We found significant support for the opposite of two of our hypotheses. We hypothesized that the more anonymous or the more public a communication platform was perceived to be, the less effective the platform would be. But, the data suggested the opposite: the less anonymous and less public a platform was perceived to be, the more effective the platform was. Considering that all safety hypotheses were supported, whereas efficacy hypotheses were not, we have speculated that employees evaluate safety before efficacy when they decide whether to voice their concerns or not. That is, when employees feel as though a voicing channel is unsafe, they do not envision using the channel and thus do not begin to consider whether voicing their concerns will lead to desired changes. Thus we would remind practitioners to pay close attention to employees’ safety concerns when management wishes to encourage participatory decision-making at work.

In what ways is your research innovative, and how do you think it will impact the field?

In this study, we adopted a perceived affordance lens to understand the effects of communication technology. In contrast to the inherent technology affordance perspective, the perceived affordance perspective emphasizes how people subjectively evaluate the qualities of communication technologies. We argue that what matters most is employees’ subjective evaluation of the communication platforms, such as the degree to which they perceive them be anonymous and the degree to which they believe their messages are private. We hope to emphasize the voluntaristic perspective of communication technology and its impact on organizational behaviors.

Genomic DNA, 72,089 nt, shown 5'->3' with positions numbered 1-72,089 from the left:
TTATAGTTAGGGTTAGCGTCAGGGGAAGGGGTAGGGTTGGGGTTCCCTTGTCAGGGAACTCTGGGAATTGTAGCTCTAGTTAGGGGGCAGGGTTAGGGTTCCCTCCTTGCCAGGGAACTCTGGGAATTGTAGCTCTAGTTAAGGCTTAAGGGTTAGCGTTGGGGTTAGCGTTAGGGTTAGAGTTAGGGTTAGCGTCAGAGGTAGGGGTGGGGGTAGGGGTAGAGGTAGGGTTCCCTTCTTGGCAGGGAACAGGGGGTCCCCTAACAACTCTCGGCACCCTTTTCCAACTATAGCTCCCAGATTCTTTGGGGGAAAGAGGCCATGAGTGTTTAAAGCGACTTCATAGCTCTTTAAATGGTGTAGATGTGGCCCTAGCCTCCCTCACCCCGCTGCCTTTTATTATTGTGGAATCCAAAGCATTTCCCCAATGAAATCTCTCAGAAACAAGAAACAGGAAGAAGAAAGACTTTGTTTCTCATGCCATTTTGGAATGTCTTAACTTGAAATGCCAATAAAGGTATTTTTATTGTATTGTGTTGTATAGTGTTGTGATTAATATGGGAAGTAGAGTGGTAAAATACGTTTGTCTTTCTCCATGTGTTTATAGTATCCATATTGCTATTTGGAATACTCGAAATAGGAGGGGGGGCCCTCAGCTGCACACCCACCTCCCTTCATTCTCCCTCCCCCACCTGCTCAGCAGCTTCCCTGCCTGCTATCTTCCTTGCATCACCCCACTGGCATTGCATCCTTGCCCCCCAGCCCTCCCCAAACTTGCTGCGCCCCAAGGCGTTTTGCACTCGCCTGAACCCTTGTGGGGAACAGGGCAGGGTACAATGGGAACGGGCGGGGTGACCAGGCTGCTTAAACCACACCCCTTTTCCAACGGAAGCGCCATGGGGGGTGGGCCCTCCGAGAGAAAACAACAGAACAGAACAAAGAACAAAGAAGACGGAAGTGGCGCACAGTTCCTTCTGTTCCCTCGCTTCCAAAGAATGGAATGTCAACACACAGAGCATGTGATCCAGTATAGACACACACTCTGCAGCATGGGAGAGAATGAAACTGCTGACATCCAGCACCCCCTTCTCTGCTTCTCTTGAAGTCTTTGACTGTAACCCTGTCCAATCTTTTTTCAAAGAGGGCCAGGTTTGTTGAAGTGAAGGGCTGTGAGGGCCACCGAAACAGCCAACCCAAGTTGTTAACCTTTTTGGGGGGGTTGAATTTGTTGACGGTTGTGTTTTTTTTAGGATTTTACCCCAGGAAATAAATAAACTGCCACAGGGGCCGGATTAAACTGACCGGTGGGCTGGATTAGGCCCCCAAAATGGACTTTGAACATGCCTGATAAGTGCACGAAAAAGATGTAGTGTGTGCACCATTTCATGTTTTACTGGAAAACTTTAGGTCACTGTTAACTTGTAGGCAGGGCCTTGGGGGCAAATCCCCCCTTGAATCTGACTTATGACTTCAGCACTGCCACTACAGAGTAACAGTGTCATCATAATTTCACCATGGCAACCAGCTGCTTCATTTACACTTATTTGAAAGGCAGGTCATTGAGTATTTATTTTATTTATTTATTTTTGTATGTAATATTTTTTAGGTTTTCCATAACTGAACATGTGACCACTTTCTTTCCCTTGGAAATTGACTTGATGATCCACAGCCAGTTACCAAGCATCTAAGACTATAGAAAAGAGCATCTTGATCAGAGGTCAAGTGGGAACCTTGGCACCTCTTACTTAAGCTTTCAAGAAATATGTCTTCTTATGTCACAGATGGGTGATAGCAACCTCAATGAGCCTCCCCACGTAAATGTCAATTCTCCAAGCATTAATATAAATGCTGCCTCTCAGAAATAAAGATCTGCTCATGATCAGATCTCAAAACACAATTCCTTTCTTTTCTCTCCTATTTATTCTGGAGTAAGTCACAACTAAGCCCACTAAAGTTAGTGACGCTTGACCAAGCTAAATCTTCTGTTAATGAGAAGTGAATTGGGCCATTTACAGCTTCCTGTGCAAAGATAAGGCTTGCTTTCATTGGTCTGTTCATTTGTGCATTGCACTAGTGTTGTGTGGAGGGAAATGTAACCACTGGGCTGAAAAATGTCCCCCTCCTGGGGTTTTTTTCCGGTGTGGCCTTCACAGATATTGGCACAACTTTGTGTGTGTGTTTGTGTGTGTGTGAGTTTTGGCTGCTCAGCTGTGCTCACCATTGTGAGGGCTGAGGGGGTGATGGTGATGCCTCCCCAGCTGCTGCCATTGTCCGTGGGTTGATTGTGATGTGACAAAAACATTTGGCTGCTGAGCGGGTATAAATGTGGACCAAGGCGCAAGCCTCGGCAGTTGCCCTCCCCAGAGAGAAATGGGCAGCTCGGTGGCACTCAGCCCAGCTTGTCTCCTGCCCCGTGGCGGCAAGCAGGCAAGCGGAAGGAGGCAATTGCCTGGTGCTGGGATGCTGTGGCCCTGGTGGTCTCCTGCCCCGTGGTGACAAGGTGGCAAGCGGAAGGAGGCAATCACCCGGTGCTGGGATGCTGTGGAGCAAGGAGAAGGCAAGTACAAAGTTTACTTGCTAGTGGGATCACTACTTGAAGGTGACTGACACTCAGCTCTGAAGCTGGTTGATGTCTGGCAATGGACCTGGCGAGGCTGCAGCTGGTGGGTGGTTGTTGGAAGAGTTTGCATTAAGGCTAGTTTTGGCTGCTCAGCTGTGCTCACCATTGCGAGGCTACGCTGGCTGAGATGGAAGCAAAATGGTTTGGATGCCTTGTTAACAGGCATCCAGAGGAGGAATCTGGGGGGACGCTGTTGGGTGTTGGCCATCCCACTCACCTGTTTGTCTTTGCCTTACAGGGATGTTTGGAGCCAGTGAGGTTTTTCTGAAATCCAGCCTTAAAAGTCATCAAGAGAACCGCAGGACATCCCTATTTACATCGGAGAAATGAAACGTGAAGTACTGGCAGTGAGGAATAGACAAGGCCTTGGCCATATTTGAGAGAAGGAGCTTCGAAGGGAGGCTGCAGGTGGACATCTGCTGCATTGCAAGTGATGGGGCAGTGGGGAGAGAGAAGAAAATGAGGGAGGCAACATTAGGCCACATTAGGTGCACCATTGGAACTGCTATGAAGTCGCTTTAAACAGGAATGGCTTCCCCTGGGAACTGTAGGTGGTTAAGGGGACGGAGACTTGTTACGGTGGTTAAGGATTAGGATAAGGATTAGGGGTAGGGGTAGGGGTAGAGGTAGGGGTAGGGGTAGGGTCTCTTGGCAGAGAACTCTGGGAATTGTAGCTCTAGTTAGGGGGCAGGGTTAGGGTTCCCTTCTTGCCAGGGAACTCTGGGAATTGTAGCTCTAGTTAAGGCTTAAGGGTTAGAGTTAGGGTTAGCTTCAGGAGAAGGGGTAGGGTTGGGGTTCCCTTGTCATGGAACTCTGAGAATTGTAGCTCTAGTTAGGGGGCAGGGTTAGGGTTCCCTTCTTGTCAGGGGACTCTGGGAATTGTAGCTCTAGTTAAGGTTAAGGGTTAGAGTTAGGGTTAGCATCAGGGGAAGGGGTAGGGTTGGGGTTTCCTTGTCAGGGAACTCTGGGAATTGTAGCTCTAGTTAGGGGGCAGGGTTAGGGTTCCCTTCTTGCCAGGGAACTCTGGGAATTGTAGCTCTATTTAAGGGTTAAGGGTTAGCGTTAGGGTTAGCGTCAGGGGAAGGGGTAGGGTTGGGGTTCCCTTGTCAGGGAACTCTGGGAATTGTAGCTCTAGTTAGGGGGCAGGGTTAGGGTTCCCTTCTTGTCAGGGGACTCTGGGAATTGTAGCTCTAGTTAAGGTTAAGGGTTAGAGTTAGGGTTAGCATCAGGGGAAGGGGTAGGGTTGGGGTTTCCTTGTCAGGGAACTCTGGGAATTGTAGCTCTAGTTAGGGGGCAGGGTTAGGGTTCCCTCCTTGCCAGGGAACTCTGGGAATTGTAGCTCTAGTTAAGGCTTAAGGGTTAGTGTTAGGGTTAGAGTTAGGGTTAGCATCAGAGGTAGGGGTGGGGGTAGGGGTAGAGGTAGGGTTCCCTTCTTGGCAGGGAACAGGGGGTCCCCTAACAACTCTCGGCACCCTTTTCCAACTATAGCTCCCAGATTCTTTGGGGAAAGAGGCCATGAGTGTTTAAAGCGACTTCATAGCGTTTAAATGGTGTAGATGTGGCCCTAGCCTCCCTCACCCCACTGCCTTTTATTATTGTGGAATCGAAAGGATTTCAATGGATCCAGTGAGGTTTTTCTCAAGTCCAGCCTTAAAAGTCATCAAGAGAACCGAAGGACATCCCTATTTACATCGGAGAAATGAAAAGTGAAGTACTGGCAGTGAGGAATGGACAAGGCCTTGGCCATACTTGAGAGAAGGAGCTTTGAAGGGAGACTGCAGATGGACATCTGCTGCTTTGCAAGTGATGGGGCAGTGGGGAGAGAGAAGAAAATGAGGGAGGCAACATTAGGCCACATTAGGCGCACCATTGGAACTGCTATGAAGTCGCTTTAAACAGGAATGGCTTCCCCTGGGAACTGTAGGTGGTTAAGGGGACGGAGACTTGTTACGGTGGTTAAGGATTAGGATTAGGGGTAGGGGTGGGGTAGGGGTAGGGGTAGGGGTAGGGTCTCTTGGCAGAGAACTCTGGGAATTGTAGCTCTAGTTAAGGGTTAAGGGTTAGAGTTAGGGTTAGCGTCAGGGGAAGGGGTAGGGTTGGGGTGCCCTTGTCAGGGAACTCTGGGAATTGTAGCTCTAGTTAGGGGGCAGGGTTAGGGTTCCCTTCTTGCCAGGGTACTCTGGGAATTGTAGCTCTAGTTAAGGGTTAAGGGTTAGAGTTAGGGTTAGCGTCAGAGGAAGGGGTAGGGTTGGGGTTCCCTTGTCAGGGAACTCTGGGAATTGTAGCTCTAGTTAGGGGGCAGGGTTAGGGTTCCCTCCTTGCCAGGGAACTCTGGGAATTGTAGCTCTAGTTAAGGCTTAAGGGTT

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Exploring the Determinants of Becoming a Mentor in Turkish Organizations

[We’re pleased to welcome authors Muhsine Itir Ozgen of Koc University, Tojo Thatchenkery of George Mason University, and James William Rowell of MEF University. They recently published an article in the Journal of Applied Behavioral Science entitled “Exploring the Determinants of Becoming a Mentor in Turkish Organizations,” which is currently free to read for a limited time. Below, they briefly describe the research and its significance.]